@ioshints What’s your take on firewall rule sets & IP addresses vs. hostnames?— Matthias Luft (@uchi_mata) August 16, 2016
All I could say in 160 characters was “it depends”. Here’s a longer answer.
Read this first
I’m looking at this challenge from the data center perspective: how do you build firewall rules that protect hosts within your data center (for north-south or east-west traffic)?
There’s another more interesting (= harder) challenge: how do you allow your clients controlled access to external services. I would not use DNS in that scenario as I don’t trust third-party DNS servers enough to use their data in my security rules. For more details, see the comments.
Application developers and architects don’t think in IP addresses and port numbers (one would hope), they want to express their needs in terms of “these hosts have to talk to those other hosts using this software package/library”.
On the other hand, all firewall products have packet filters working on IP addresses and TCP/UDP ports hidden deep down within their bowels.
Some firewalls go way beyond that and inspect session content as well, but in the end, if you dig deep enough you’ll always find a packet filter and/or a session table.
The fundamental questions to ask are thus:
- Who does the mapping between groups of hosts and IP addresses?
- How is that mapping performed?
- When is the mapping done? In real time or offline?
- And finally, what/where is your single source of truth?
In this blog post we’re focusing exclusively on the mapping of host groups into IP address sets. Mapping software packages into TCP/UDP port numbers or URL patterns is a totally different can of worms.
In traditional firewall management the mapping is done manually by the firewall administrator often using dubious sources of truth (Excel spreadsheets, assumed knowledge, guesswork, traffic traces…).
On the other extreme, most decent cloud management platforms perform the mapping automatically, using cloud orchestration system as the single source of truth. For more details, listen to the excellent podcast with Brad Hedlund explaining how VMware NSX distributed firewall does its job.
TL&DL summary: Looking through the NSX Manager GUI it looks like the NSX distributed firewall is using VM groups or portgroups to enforce security policies. In reality, these definitions are compiled into sets of IP address using vCenter data and pushed into distributed firewalls as packet filters that are changed dynamically every time a VM is started, stopped, or assigned to a different security group.
OpenStack security groups are doing the same operations behind the scenes using iptables and ipset when implemented on Linux.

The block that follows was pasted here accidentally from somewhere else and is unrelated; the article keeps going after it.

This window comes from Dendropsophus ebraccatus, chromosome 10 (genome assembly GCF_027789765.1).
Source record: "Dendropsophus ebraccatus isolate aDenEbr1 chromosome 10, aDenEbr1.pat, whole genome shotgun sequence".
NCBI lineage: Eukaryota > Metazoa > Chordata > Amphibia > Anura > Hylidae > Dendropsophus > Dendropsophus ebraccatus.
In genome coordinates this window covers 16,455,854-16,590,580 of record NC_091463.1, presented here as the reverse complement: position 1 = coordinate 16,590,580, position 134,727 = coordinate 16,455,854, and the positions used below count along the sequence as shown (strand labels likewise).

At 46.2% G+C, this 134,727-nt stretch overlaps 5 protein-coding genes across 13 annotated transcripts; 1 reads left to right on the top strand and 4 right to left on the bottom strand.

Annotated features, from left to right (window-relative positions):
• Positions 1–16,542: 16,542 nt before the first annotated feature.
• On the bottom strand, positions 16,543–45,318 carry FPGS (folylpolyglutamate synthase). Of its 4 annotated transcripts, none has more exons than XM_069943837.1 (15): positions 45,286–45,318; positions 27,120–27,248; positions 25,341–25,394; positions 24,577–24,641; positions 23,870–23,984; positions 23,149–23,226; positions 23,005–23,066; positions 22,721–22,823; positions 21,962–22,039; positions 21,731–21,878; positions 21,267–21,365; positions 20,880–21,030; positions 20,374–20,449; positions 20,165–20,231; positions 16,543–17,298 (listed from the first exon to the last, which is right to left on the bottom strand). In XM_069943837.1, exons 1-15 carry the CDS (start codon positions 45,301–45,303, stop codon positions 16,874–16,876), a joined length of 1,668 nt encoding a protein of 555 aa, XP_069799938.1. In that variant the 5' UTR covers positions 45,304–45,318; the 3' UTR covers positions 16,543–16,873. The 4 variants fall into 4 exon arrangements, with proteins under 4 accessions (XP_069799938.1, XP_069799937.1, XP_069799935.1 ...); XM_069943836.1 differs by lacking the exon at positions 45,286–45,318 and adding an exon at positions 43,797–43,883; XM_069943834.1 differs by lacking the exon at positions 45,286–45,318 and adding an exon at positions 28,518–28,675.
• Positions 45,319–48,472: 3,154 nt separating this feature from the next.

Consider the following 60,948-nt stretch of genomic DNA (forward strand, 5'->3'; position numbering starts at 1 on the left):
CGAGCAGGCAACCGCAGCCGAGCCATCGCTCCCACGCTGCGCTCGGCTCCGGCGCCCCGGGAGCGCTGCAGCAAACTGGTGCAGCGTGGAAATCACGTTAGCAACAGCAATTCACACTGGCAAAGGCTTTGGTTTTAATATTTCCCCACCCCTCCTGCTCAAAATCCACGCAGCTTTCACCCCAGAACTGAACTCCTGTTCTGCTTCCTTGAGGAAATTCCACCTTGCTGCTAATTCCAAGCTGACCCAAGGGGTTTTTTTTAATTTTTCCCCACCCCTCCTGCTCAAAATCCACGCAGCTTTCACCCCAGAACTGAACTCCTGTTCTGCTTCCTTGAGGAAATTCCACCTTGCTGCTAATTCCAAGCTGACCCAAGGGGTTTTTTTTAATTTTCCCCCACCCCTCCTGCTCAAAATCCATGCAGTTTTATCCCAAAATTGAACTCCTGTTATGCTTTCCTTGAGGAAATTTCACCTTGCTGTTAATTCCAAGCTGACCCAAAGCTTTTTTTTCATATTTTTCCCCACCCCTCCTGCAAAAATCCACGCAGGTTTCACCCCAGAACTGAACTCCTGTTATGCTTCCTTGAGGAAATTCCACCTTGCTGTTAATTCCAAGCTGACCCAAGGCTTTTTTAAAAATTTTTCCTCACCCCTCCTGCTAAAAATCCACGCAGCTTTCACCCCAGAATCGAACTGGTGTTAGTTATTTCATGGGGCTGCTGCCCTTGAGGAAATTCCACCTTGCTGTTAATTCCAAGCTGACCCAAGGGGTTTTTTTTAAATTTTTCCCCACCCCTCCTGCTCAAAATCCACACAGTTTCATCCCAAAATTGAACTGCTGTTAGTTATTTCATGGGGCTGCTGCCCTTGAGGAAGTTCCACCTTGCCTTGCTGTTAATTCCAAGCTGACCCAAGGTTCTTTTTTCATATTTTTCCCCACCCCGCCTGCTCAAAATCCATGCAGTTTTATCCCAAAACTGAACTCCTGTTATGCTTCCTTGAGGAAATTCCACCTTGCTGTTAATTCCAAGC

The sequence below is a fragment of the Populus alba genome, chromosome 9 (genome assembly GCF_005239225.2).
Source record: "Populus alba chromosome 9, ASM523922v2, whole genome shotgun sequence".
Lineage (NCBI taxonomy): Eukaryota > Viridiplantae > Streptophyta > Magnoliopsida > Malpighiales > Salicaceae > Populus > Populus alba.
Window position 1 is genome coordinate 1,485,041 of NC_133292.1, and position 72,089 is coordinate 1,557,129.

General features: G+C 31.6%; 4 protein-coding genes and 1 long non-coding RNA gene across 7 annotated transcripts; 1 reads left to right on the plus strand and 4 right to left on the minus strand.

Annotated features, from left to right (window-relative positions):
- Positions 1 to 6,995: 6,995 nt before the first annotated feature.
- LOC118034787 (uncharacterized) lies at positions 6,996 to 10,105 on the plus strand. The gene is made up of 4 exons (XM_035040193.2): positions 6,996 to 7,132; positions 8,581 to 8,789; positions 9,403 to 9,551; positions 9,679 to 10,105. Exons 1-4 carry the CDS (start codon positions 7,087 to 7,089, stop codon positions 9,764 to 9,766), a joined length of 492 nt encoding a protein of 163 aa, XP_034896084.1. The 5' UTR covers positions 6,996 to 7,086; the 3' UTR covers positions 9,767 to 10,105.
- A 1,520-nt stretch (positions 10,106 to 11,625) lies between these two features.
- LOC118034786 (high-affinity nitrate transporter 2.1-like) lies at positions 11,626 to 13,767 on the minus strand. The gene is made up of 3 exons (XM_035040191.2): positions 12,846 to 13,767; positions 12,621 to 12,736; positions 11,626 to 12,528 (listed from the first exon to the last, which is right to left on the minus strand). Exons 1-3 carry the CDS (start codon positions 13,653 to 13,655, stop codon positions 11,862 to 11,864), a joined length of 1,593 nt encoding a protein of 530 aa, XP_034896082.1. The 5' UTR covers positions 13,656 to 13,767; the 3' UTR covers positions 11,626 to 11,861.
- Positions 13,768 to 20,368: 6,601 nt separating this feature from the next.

Best of both worlds?
Is there a middle ground? Could you use DNS names to translate human-readable rules into packet filters? The traditional answer was “no, because I don’t trust DNS”. OK, let’s look at some details:
- Most decently-managed enterprise environments have some sort of IPAM solution serving as single source of addressing truth (note I said “decently managed” ;)
- The same IPAM solution is used to generate data populating DNS zones;
- DNS server is using a read-only set of IPAM data to answer queries;
- DNS server is (hopefully) running in a highly protected zone on a redundant set of servers using anycast IP addresses for seamless failover.
- In Windows environments, the DNS server is getting its data straight from AD.
Based on all of the above, you still don’t trust DNS data? OK, you can stop reading.
Does it make sense to use DNS data in real time and build IP address sets on a firewall based on DNS queries? Definitely not in the data plane (on-the-fly), but the control plane approach is perfectly doable: the firewall could recheck DNS mappings when TTLs expire and adjust the firewall rule sets. But what if you want to be even more static than that?
- Define the security policies in human-readable terms;
- Transform those policies into a YAML model (or define them as YAML objects, they are pretty readable);
- Use Ansible DNS lookups to convert hostnames into IP addresses;
- Create firewall rules from security policies and DNS data;
- Compare new firewall rules with existing ones and report the changes (including changes in DNS lookup results);
- When a security engineer approves the changes, push them into firewalls.
Would that work? Would your security policy allow you to do that? Do you think this is better than managing firewall rules in Notepad? Please write a comment!